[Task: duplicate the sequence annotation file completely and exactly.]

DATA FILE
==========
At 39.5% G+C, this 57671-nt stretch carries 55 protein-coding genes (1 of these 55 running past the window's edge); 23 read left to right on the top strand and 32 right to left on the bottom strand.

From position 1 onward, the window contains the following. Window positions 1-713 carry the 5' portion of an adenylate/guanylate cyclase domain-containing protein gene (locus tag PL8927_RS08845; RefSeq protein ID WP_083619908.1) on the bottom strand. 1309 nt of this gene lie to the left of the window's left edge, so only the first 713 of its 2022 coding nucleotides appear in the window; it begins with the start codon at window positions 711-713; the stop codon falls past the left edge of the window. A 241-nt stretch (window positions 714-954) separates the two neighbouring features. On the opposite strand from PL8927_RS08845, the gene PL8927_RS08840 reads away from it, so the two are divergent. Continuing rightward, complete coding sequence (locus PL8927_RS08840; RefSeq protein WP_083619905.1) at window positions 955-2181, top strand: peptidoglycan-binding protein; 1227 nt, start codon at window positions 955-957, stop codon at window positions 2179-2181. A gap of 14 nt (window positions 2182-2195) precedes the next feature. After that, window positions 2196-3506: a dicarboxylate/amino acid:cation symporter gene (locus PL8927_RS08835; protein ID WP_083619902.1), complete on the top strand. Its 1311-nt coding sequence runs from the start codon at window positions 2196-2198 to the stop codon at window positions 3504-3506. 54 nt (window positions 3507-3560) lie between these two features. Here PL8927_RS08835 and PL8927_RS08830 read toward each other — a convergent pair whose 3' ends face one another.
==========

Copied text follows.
At 39.5% G+C, this 57671-nt stretch carries 55 protein-coding genes (1 of these 55 running past the window's edge); 23 read left to right on the top strand and 32 right to left on the bottom strand.

From position 1 onward, the window contains the following. Window positions 1-713 carry the 5' portion of an adenylate/guanylate cyclase domain-containing protein gene (locus tag PL8927_RS08845; RefSeq protein ID WP_083619908.1) on the bottom strand. 1309 nt of this gene lie to the left of the window's left edge, so only the first 713 of its 2022 coding nucleotides appear in the window; it begins with the start codon at window positions 711-713; the stop codon falls past the left edge of the window. A 241-nt stretch (window positions 714-954) separates the two neighbouring features. On the opposite strand from PL8927_RS08845, the gene PL8927_RS08840 reads away from it, so the two are divergent. Continuing rightward, complete coding sequence (locus PL8927_RS08840; RefSeq protein WP_083619905.1) at window positions 955-2181, top strand: peptidoglycan-binding protein; 1227 nt, start codon at window positions 955-957, stop codon at window positions 2179-2181. A gap of 14 nt (window positions 2182-2195) precedes the next feature. After that, window positions 2196-3506: a dicarboxylate/amino acid:cation symporter gene (locus PL8927_RS08835; protein ID WP_083619902.1), complete on the top strand. Its 1311-nt coding sequence runs from the start codon at window positions 2196-2198 to the stop codon at window positions 3504-3506. 54 nt (window positions 3507-3560) lie between these two features. Here PL8927_RS08835 and PL8927_RS08830 read toward each other — a convergent pair whose 3' ends face one another.